The walls of the room could be used to attach several materials elaborated in the preparation phase  that could help to contextualize the process.  Good example, in the case of Urban Innovation process, could be pictures of the urban area focused, early rendered concepts, list of ideas as well cloud of keywords related to the context.

Try to gently accommodate persons and make easy for them to know each other, for example making them walking around, for a coffee or with any usable artifact of this kind.



The process is constituted in five stages:

Empathize:  develop knowledge about what your users do, say, think, and feel, through direct observation of what they do, how they think, and what they want. Typical questions are like ‘what motivates or discourages users?’ or ‘where do they experience frustration?’ The objective of this phase is to gather enough observations that you can begin to empathize with your users and their perspectives.

Define: Combine all your research and observation to map where your users’ problems exist, drawing more clearly the users’ needs, highlighting opportunities for innovation. In order to do this, it is suggested to organize all observations and draw across your users’ current experiences, trying to find if there is a common hurting point across many different users? Did we find the unmet users needs?

Ideate:  freely discuss and brainstorm a wide range of creative ideas that address the unmet user needs identified in the define phase. It is important in this phase to give to the team total freedom; no idea is too farfetched and quantity supersedes quality. Bring and animate team members together and make them sketch out many different ideas. Then, have them share ideas with one another, mixing and remixing, building on others' ideas.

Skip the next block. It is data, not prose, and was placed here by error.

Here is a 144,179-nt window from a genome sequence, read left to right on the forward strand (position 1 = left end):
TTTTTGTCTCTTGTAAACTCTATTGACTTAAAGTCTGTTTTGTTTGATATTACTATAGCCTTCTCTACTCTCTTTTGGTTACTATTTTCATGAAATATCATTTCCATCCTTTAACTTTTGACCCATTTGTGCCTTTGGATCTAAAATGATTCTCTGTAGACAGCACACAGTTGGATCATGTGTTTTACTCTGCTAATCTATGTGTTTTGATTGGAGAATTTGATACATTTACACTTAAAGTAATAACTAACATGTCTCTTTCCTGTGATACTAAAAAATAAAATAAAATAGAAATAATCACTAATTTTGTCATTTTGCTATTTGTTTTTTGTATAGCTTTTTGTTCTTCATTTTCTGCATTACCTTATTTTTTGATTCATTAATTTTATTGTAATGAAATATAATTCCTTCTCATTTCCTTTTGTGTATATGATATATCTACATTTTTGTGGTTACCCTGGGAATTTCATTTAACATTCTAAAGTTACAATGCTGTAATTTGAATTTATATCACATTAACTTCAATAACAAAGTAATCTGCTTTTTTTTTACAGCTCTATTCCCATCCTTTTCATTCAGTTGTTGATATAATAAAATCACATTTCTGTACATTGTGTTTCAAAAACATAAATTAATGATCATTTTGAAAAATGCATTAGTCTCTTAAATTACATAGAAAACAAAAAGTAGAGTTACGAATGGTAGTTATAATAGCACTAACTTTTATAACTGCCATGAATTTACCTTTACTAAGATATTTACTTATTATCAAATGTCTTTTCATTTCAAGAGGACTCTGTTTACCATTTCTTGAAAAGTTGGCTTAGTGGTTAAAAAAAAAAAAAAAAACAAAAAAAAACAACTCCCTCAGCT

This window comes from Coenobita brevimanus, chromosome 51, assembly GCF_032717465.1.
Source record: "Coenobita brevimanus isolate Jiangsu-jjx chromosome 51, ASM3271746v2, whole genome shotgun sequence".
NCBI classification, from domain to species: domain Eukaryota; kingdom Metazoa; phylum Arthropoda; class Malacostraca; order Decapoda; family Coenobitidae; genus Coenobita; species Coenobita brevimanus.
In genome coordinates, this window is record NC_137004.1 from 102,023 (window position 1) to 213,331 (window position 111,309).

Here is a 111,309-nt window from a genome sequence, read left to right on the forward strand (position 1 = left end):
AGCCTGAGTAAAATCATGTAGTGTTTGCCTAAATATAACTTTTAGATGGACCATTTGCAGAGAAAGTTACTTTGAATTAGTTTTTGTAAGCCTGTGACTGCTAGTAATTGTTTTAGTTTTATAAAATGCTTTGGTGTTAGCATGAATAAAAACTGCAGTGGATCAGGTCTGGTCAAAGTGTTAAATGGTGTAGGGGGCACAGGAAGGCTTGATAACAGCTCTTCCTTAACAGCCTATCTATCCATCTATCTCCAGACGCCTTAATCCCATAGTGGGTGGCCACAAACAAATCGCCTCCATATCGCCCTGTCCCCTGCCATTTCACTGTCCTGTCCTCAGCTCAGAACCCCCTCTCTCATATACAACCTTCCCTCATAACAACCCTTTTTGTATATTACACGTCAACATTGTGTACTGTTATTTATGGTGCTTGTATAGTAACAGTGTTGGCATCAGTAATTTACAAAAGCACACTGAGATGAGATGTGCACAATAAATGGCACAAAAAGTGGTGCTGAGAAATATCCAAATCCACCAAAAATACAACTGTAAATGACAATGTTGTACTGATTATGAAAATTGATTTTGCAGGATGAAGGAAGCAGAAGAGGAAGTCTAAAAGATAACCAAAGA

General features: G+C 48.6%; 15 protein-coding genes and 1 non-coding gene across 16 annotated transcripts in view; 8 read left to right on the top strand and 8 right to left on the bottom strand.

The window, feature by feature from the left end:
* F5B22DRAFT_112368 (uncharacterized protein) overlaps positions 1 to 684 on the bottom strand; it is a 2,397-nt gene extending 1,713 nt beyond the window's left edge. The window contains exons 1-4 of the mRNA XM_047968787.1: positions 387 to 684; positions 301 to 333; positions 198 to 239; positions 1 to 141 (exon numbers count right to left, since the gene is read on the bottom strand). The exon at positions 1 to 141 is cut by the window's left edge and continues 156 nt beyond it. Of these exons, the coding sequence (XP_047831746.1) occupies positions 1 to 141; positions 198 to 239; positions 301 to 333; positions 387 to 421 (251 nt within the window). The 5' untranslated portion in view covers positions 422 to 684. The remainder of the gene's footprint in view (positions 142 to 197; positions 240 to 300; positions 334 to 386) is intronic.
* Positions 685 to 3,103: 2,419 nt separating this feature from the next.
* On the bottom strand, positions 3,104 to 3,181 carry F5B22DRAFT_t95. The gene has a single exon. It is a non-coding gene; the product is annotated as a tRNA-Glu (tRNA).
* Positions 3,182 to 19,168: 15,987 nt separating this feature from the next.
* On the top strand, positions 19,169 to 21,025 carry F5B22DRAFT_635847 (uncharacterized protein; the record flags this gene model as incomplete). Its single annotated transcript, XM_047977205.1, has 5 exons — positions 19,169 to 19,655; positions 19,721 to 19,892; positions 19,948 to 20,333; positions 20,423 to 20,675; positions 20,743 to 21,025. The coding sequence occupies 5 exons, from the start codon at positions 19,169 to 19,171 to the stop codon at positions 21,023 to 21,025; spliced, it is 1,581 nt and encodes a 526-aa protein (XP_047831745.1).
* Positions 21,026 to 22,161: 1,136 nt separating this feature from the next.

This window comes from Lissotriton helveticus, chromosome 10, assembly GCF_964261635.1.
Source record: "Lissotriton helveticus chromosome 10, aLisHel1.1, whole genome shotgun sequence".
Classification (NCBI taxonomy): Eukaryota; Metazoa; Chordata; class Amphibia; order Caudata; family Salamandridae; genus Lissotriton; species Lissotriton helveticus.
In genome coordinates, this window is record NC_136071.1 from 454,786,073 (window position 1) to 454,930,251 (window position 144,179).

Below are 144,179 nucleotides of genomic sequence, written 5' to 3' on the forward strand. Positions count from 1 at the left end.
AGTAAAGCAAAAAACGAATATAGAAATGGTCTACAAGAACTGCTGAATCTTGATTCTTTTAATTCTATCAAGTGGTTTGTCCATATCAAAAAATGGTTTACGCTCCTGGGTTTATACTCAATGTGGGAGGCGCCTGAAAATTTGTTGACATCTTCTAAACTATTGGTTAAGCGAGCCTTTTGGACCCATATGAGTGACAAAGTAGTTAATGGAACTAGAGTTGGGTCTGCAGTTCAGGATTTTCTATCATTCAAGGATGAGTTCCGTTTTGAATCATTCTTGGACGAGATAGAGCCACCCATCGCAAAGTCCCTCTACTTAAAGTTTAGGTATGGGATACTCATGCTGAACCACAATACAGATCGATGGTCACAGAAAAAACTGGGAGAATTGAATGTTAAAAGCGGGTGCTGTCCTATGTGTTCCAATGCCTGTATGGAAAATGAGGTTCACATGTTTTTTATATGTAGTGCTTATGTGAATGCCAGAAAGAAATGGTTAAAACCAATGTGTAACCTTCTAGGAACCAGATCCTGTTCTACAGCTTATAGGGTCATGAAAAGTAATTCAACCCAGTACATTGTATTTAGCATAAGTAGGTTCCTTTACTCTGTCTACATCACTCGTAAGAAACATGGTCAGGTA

Prototype: Build real, tactile representations for a subset of your ideas. The goal of this phase is to understand what components of your ideas work, and which do not. In this phase you begin to weigh the impact vs. feasibility of your ideas through feedback on your prototypes. Change it based on feedback, then prototype it again in quick and dirty code. Then, share it with another group of people.

Test: Return to your users for feedback. Ask yourself ‘Does this solution meet users’ needs?’ and ‘Has it improved how they feel, think, or do their tasks?’

Validate your prototype in front of real customers and verify that it achieves your goals.



The Design Thinking is about open innovation and due the structural loophole that is made of, it is recommended to document the DT labs and the preparation activities with notes, photos, videos, compiled canvas (of any sort) and also with artistic draws.

It is really important to make storytelling of the process, to keep track of the elements described, the pitches made, and all the relevant event occurred. 

Any data collected about the purpose of the participatory process should be made available to all participants, creating a live community even with whom participated jus to some DT lab (sometimes it is just a matter of available time for the participant to attend)

There are several  freely available platform  that could be used to share results and make communication in easy and effective ways, in this case the assumption is that the target participants are less technological:

  • A simple Wiki page
  • Facebook/Twitter/Instagram: to share photos/videos.





Gerd Waloszek, Introduction to Design Thinking, 2012:



Project in a day tested in Trento, Kosice, and Vas County